An interesting discussion on Facebook was started when someone shared a New York Times op-ed, “Let Syrians Settle Detroit” by David D. Laitin and Marc Jahrmay. The idea is provocative, but–I think–sound.
Detroit, a once great city, has become an urban vacuum. Its population has fallen to around 700,000 from nearly 1.9 million in 1950. The city is estimated to have more than 70,000 abandoned buildings and 90,000 vacant lots. Meanwhile, desperate Syrians, victims of an unfathomable civil war, are fleeing to neighboring countries, with some 1.8 million in Turkey and 600,000 in Jordan.
[. . .]
Syrian refugees would be an ideal community to realize this goal [of repopulation], as Arab-Americans are already a vibrant and successful presence in the Detroit metropolitan area. A 2003 survey by the University of Michigan of 1,016 members of this community (58 percent of whom were Christian, and 42 percent Muslim) found that 19 percent were entrepreneurs and that the median household income was $50,000 to $75,000 per year.
What confidence can we have that traumatized war refugees can be transformed into budding American entrepreneurs? We cannot know for sure. But recent evidence of recaptured children from the clutches of the Lord’s Resistance Army in Uganda and victims of violent crime across five continents reveals that they become more active citizens than similar compatriots who have not suffered from these traumatic events. In the Zaatari Refugee Camp in Jordan, Syrians, despite psychological scars and limited resources, have set up 3,500 shops, stores and other businesses.
Refugees resettled from a single war zone have helped revitalize several American communities, notably Hmong in previously neglected neighborhoods in Minneapolis, Bosnians in Utica, N.Y., and Somalis in Lewiston, Me.
Resettling Syrians in Detroit would require commitment and cooperation across different branches and levels of our government, but it is eminently feasible. President Obama and Congress would have to agree to lift this year’s refugee ceiling by 50,000. The State Department, which handles overseas processing of refugees, would need to open offices at the camps in Jordan and Turkey, determine eligibility and administer a lottery for resettlement. Homeland Security, which controls the borders, would have to carry out accelerated security checks, as has been done in the past for Vietnamese and for Iranian religious minorities. Health and Human Services would need an expansion in the $1.5 billion it budgets for refugee resettlement.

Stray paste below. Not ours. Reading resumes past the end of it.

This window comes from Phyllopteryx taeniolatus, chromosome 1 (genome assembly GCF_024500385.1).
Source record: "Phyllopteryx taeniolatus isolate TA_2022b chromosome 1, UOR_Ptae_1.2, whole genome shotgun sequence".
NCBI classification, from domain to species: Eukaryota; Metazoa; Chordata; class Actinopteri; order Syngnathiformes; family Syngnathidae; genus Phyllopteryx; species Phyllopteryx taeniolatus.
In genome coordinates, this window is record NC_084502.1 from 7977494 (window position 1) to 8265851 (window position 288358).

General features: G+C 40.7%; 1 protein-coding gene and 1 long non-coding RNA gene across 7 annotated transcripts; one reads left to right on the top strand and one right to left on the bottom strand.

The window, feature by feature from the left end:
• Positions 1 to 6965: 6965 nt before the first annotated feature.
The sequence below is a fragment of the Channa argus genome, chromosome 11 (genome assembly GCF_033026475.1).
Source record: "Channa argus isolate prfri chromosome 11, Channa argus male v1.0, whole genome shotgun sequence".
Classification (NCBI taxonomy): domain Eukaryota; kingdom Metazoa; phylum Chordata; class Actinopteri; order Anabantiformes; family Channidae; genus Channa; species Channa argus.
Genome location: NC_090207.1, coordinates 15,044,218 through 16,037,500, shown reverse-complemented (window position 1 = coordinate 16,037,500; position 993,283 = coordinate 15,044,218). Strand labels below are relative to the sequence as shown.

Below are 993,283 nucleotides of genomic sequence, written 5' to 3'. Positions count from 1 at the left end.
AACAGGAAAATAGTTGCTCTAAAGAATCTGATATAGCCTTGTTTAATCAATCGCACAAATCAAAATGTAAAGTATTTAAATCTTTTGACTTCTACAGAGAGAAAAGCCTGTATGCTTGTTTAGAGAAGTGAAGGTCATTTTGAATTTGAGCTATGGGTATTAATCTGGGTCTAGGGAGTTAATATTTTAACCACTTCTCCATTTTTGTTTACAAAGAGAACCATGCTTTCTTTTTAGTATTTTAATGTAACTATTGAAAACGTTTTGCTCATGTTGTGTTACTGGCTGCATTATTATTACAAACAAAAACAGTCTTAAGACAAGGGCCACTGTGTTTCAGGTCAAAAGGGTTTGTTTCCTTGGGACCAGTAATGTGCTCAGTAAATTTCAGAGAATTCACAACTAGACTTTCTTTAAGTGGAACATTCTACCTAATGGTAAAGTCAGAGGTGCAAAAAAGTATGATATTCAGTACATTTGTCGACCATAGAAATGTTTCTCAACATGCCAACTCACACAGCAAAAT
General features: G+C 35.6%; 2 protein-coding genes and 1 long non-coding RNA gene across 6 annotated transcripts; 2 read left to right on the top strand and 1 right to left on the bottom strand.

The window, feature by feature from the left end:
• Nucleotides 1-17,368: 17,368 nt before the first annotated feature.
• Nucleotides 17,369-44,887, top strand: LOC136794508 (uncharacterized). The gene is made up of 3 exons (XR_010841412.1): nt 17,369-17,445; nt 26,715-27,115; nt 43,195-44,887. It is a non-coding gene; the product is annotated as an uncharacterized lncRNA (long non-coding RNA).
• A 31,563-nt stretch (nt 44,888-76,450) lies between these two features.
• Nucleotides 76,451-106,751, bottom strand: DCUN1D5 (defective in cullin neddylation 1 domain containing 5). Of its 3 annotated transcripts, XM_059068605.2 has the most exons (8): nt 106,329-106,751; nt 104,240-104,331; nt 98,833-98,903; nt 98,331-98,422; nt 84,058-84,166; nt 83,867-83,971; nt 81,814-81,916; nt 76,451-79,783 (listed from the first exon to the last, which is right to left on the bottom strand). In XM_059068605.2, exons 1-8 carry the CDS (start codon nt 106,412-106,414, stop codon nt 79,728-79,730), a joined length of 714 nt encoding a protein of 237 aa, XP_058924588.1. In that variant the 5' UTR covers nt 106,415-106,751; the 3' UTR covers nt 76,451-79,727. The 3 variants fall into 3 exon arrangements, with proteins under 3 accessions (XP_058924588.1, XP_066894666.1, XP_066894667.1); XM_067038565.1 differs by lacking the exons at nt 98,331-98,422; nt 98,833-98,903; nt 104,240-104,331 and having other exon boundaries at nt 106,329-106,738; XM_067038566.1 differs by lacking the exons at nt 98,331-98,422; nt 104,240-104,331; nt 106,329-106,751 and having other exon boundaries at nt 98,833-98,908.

Someone in the comments linked to a Detroit Free Press article noting that rents are starting to rise substantially in that city.
Rental rates in downtown Detroit-area buildings have risen so high, some young professionals who breathed new life into the city core just a few years ago are now being priced out of the market and forced to move — a type of middle-class gentrification that has some developers eager to build new residential projects.
Development experts say demand far exceeds existing rental units in choice areas, such as Midtown, Corktown and the Detroit riverfront, where influxes of mostly young, well-paid professionals drove rental rates to new heights in new, existing and soon-to-open apartment buildings.
In many cases, landlords are asking $200 to $400 more a month for apartment leases than they were just a year or two ago because of the high demand and almost nonexistent new supply.
The phenomenon cannot be captured by the traditional definition of “gentrification,” when low-income households are displaced by the yuppie class. Rather, renters already in the middle class and enjoying professional careers now are being displaced by those even farther up the income scale who can afford the higher rents.
“Our office routinely turns down probably two people a day, letting them know we just can’t help them find something to rent,” said Ryan Cooley, owner of O’Connor Real Estate and Development in Corktown. “There’s just a lot of 20-year-olds wanting to live in the city.”